Going back to the start of the season, we talked about the importance of Teddy Purcell, and how his ability to generate secondary scoring might be a big key to the Kings’ success. Well, Purcell has only two goals this season — and none in his last 11 games — and the Kings are doing well, so perhaps I overestimated that, but it would have been hard to anticipate that the Kings’ top line would produce as much as it has so far.
Still, there’s the matter of Purcell. A second-line player at the start, he is now down to the fourth line, with Raitis Ivanans and Brad Richardson. If you’re a player, that’s not the direction you want to be headed in, mostly because the next step is wearing a suit during games. Here’s what Terry Murray said about Purcell and how he can get things turned around…
MURRAY: “A player like Teddy is a skilled player, a very skilled player. We saw that in the early part of the season. He was doing a great job for us, 5-on-5 and on the power play. He’s still pretty effective on the power play. I think his confidence may be showing a little bit. There’s times in games that I’m seeing a player not making the same plays with the puck that he was showing us. But I don’t get after him right now. I did move him down to that line (Monday) night … so I go through a little bit of a message being sent by that.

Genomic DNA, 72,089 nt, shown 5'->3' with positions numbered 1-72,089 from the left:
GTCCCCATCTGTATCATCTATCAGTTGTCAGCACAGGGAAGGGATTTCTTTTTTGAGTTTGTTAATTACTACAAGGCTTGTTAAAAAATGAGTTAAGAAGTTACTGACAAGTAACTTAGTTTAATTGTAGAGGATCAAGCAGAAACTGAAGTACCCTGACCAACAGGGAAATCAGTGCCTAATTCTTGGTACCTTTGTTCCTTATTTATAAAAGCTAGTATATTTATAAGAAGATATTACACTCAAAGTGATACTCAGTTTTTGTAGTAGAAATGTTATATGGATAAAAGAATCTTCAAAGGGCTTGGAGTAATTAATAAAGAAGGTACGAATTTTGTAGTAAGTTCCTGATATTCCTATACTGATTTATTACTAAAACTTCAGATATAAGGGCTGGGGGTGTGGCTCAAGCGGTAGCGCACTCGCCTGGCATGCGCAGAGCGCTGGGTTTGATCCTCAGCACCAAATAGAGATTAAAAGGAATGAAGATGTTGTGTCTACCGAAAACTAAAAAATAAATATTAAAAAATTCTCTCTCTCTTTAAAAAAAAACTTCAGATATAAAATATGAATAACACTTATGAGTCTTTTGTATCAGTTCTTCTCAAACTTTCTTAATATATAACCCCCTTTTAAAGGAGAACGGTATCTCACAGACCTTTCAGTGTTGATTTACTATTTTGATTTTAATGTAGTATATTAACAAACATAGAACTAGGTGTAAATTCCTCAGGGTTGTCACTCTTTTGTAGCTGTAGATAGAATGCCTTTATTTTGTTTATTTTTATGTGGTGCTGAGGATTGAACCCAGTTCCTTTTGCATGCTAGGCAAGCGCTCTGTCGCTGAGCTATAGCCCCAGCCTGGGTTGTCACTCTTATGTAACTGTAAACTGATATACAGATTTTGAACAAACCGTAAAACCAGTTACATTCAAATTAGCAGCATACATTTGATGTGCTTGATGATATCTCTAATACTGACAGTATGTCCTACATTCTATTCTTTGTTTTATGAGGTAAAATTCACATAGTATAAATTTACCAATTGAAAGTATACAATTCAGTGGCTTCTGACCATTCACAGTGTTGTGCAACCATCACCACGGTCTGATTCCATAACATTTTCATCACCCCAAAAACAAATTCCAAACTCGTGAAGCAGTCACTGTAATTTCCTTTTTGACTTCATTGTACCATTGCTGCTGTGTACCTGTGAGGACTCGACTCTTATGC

“Then, if it builds from there, and doesn’t improve from that point, then we have to come in and take a look at what you’re doing, talk about it and review and have meetings, and hopefully there’s a response from that. I think he’s been a pro long enough now that he understands what it is and how I operate.
“I have some concern. It’s not a big concern, but I always have concern. I’m seeing, again, a skilled player that needs to play the game the right way. Execution, dig in, battle the way, dot-to-board play, and that was the part of the game that I really liked in what he brought in the early part of the season. When it starts to slip, then you have to react, and that’s maybe why you’re seeing a little bit less on the 5-on-5 minutes, and back on the fourth line, and that’s where he needs to understand what’s going on, and why, pick it back up and, when he gets the opportunity on the top lines, he needs to produce.”